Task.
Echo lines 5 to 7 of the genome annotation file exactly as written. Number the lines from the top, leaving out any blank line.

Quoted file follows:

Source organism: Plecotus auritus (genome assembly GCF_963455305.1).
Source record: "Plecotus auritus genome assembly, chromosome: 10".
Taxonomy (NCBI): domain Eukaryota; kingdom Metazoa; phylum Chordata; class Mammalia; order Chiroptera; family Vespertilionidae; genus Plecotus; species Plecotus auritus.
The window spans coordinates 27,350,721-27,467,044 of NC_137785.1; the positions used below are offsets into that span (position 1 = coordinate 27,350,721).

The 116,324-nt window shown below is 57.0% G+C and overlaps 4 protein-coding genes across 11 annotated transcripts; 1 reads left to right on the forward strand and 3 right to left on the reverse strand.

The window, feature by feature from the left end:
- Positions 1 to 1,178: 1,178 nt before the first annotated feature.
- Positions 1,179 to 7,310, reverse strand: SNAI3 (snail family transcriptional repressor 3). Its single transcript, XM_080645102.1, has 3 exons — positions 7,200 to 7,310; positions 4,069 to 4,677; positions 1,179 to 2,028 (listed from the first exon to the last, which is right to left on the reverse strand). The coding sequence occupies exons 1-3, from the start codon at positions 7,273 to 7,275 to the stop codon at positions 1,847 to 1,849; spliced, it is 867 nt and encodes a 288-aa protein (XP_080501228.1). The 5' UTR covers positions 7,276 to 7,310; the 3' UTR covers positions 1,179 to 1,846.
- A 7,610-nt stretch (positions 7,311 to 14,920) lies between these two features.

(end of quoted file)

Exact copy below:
The 116,324-nt window shown below is 57.0% G+C and overlaps 4 protein-coding genes across 11 annotated transcripts; 1 reads left to right on the forward strand and 3 right to left on the reverse strand.

The window, feature by feature from the left end:
- Positions 1 to 1,178: 1,178 nt before the first annotated feature.